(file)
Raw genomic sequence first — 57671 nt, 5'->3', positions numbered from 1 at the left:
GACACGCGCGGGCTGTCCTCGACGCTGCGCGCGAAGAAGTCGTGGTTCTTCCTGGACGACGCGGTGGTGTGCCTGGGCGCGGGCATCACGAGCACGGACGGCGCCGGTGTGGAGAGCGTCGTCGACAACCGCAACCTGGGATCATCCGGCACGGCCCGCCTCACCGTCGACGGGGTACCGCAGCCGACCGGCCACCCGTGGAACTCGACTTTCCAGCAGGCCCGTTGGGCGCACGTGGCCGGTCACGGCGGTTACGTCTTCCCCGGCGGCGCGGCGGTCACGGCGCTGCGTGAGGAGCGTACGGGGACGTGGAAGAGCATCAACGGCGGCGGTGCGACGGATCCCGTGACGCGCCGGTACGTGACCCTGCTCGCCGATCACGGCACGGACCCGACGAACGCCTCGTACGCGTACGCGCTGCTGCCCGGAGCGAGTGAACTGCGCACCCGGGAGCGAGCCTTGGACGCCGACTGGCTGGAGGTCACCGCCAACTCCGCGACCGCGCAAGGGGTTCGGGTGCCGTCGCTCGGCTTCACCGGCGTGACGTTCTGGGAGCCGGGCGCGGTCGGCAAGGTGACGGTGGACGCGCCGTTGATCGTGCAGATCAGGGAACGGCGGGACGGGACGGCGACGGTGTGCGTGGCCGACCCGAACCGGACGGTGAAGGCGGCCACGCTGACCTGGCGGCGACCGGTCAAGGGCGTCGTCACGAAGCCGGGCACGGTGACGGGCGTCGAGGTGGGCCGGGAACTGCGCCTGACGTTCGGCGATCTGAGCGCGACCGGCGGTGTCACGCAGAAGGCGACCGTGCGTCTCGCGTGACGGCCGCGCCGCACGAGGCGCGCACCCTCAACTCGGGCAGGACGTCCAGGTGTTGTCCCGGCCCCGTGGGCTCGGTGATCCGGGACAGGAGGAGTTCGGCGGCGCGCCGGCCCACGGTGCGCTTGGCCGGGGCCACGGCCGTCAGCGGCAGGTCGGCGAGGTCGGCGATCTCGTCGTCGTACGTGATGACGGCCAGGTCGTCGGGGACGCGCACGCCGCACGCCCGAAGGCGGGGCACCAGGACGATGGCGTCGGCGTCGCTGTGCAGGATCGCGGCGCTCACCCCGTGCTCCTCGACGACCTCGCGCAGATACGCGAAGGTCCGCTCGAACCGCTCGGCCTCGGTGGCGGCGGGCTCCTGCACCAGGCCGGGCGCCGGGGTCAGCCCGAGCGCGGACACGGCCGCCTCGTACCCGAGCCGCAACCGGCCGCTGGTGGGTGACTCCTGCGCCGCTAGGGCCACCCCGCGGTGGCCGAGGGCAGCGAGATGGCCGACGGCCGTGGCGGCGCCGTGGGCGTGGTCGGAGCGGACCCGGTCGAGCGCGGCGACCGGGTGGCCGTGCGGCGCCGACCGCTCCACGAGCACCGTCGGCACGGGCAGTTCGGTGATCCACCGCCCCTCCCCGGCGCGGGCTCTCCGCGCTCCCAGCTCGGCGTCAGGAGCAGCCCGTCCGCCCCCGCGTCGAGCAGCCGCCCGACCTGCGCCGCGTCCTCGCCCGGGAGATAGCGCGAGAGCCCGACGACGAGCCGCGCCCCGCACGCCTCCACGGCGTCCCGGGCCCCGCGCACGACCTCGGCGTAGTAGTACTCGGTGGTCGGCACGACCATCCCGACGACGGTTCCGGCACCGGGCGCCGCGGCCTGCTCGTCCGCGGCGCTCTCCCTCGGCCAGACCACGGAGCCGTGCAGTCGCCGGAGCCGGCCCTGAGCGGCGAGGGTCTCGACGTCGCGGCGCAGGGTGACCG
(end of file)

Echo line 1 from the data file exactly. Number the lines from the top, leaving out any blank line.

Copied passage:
Raw genomic sequence first — 57671 nt, 5'->3', positions numbered from 1 at the left: